So, I went to work full-time, doubling my income plus sought out side-hustle (contract) opportunities (which I have always done) to bring in even more income. And what we did next kick-started our goal towards our journey to attaining financial freedom.
Tackled One Debt at a Time
Although our new schedule did not grant us the downtime we had previously enjoyed, we knew if we worked hard for the next few years, our hard work would indeed payoff. So, instead of spending the money were getting from the new full-time gig and the side hustle, we decided to list out all of our debt and tackle one debt at a time.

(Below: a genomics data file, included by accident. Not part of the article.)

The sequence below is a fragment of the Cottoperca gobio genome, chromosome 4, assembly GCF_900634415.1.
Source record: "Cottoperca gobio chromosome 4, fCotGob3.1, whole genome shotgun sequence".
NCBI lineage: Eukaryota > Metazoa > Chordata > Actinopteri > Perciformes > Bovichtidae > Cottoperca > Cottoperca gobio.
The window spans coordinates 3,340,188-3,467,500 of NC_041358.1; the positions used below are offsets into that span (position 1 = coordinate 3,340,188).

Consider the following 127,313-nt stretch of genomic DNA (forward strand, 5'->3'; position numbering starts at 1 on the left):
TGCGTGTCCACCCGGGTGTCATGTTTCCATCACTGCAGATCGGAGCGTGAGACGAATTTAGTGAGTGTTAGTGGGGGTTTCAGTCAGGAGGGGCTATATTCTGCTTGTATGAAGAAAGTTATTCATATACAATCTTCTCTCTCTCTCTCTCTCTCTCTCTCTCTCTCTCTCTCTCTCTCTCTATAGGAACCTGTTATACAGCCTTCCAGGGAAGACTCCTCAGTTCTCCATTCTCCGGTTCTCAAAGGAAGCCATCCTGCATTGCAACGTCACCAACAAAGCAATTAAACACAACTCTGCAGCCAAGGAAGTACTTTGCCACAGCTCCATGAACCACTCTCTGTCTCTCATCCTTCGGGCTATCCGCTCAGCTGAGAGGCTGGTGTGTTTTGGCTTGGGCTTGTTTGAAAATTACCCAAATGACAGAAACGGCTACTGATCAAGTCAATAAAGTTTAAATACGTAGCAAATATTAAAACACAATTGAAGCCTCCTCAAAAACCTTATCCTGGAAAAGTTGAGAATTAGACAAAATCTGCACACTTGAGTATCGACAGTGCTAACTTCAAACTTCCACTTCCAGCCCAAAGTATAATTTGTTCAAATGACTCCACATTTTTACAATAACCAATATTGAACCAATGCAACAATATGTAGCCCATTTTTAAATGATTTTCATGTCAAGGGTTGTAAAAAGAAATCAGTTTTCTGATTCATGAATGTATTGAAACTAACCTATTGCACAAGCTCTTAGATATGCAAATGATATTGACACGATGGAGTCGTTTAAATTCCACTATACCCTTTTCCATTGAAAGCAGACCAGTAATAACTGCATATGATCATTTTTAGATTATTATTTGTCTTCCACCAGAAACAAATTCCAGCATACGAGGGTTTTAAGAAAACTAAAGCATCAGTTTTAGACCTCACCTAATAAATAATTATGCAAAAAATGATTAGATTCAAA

Some financial personalities say, start paying your highest interest credit cards first, while others say start paying down the smallest balance first. I just say START and that is exactly what we did. We paid the minimum on each bill and the extra funds we had leftover each month went towards one debt. For us, we started with my husband’s car. After his car, we paid off my car. After my car, we began to tackle one credit card at a time.
Side Note: Although we were adamant about paying down debt, we still budgeted “play money” for each of us. “Play money” was the money we were each allotted each paycheck to do whatever the heck we want to do. If I wanted to use it as lunch money, I could. If I wanted to put it in my personal savings account, I could. If I wanted to use it for clothes, I could! We each had play money and we could use it however we deemed fit. This helped us have balance, so we could enjoy the journey while paying off debt (my husband had to teach me this).